Most of the work on the Nintendo DS version of “Spider-Man: Edge of Time” was done in Other Ocean Interactive’s St. John’s studio. — Submitted artwork
A California-based video game company with Newfoundland roots has helped Spider-Man swing on to Nintendo screens again.
Other Ocean Interactive, started by siblings Andrew and Deirdre Ayre, originally of St. John’s, and with studios in St. John’s and Charlottetown, launched “Spider-Man: Edge of Time” earlier this month for the handheld Nintendo DS (versions for the Wii, PlayStation 3 and XBox 360 were done by Beenox).
Pauly Schiavone, a producer at Other Ocean’s St. John’s office, said almost all of the work for the Nintendo version of the game was done in Newfoundland.
“The whole concept, drawing up the design for the game — we’ve got a full complement of artists, designers and programmers here in the St. John’s studio, so everything right from the initial concept and planning for the project, right through to the end product, the final art, the final integration of all the programming as well as all the artwork,” he said.
“We even have a testing house that’s in-house, so we do basically everything right from the initial concept right through to the final product that gets shipped out and put on the shelf.”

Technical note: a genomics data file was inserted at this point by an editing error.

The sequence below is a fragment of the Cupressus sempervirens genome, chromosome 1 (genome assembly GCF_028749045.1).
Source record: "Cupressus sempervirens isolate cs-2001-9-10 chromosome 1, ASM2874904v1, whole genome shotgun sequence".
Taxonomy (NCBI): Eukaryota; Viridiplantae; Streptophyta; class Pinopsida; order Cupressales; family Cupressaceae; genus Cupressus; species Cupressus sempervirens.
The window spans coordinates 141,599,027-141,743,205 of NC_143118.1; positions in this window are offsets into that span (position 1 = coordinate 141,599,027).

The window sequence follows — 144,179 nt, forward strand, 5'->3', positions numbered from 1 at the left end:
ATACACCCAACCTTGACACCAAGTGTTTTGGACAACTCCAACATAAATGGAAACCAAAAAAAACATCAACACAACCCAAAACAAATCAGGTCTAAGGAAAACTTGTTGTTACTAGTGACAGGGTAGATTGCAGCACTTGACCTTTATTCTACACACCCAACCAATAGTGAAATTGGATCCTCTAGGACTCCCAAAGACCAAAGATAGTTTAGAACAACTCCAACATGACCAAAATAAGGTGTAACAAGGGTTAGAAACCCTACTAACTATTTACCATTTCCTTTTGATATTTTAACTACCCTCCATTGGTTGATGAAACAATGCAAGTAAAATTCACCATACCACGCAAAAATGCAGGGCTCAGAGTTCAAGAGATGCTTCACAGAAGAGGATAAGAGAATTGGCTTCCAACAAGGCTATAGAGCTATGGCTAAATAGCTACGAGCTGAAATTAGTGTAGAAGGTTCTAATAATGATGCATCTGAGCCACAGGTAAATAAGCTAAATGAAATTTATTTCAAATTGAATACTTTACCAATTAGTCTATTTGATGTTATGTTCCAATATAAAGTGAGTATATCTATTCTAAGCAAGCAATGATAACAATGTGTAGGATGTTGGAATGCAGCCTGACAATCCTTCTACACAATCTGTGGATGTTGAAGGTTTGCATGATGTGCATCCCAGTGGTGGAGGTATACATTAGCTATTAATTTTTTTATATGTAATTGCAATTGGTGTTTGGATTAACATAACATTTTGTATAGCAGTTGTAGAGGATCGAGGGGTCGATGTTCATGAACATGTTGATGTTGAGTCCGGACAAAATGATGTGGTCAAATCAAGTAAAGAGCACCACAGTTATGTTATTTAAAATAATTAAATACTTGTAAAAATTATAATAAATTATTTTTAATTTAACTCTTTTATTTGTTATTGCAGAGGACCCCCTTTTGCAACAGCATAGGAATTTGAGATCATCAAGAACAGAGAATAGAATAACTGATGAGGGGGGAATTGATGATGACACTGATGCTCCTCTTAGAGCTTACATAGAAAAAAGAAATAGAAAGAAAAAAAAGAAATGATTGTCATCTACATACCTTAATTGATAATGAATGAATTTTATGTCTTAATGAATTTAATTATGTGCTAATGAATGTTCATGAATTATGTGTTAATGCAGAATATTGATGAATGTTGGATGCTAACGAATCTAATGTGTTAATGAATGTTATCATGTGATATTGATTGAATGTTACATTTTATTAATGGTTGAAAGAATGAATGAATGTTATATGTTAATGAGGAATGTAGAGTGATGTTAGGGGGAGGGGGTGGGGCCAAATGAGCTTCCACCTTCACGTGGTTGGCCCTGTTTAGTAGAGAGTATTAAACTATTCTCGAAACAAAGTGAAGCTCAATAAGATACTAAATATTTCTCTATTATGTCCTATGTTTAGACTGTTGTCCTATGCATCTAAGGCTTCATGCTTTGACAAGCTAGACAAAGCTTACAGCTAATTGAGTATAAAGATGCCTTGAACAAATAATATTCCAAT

Other Ocean worked on the project for about seven months, he said, adding that — with several comic book fans on staff — it was a fun assignment.
“It was exciting for us. For me, personally, I grew up in the age of comic books, so to work on an intellectual property like ‘Spider-Man,’ part of Marvel Comics, was a huge, huge opportunity for us,” he said. “It was something we were all excited to be working on.”
Releasing a game involves promotion by the game’s publisher Activision (for whom Other Ocean also produced “X-Men Destiny,” released in September) and showcases at videogame expositions such as E3 in Los Angeles and at the PAX Expo in Seattle.
“Nintendo Power also did a nice article for us,” Schiavone said.
“We’ve had some really good reviews so far from some of the online portals that critique games.”